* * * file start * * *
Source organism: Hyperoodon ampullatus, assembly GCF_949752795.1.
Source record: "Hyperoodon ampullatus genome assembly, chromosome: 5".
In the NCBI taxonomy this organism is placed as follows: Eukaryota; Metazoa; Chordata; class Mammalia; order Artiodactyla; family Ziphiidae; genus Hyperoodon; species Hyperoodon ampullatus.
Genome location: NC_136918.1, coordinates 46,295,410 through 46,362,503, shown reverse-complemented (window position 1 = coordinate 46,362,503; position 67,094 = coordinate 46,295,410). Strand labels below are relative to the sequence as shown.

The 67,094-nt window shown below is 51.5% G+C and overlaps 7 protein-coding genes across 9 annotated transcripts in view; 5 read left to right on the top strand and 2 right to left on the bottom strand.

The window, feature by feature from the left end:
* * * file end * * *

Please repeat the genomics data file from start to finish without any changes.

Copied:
Source organism: Hyperoodon ampullatus, assembly GCF_949752795.1.
Source record: "Hyperoodon ampullatus genome assembly, chromosome: 5".
In the NCBI taxonomy this organism is placed as follows: Eukaryota; Metazoa; Chordata; class Mammalia; order Artiodactyla; family Ziphiidae; genus Hyperoodon; species Hyperoodon ampullatus.
Genome location: NC_136918.1, coordinates 46,295,410 through 46,362,503, shown reverse-complemented (window position 1 = coordinate 46,362,503; position 67,094 = coordinate 46,295,410). Strand labels below are relative to the sequence as shown.

The 67,094-nt window shown below is 51.5% G+C and overlaps 7 protein-coding genes across 9 annotated transcripts in view; 5 read left to right on the top strand and 2 right to left on the bottom strand.

The window, feature by feature from the left end: